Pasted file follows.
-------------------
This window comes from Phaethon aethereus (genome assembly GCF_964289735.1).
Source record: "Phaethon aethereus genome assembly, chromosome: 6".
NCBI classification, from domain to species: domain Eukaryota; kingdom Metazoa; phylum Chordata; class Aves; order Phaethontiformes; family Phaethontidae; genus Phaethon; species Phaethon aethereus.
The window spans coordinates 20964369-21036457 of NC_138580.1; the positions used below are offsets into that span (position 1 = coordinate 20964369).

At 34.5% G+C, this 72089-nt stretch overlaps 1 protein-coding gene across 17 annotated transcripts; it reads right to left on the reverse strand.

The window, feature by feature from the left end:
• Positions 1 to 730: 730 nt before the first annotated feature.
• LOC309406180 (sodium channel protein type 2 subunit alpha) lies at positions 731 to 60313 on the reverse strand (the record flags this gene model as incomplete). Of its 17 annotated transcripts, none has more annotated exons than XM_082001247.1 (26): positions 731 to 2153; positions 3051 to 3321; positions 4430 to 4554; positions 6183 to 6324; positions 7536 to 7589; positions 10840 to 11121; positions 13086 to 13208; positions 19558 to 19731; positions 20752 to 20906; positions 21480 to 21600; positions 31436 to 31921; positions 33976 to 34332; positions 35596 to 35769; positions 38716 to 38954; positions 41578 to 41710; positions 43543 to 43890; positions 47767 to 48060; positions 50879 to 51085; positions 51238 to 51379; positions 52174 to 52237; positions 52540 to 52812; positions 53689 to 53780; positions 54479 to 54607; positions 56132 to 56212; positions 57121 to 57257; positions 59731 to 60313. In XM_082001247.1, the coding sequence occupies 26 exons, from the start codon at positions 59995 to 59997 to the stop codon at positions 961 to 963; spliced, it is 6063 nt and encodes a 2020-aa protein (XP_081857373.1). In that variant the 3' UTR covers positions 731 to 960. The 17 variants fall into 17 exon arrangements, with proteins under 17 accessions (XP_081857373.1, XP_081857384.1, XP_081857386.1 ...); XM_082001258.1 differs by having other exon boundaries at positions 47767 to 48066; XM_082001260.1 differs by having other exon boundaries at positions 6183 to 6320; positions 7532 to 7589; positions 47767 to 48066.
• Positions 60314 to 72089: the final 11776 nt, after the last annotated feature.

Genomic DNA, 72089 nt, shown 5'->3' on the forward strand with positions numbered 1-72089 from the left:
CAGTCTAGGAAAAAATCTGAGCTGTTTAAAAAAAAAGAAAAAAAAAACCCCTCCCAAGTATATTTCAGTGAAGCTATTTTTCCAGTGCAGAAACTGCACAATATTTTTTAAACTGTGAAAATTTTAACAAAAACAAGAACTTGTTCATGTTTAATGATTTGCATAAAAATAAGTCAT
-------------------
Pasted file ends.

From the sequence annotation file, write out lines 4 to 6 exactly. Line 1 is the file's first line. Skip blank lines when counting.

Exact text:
The window spans coordinates 20964369-21036457 of NC_138580.1; the positions used below are offsets into that span (position 1 = coordinate 20964369).

At 34.5% G+C, this 72089-nt stretch overlaps 1 protein-coding gene across 17 annotated transcripts; it reads right to left on the reverse strand.

The window, feature by feature from the left end: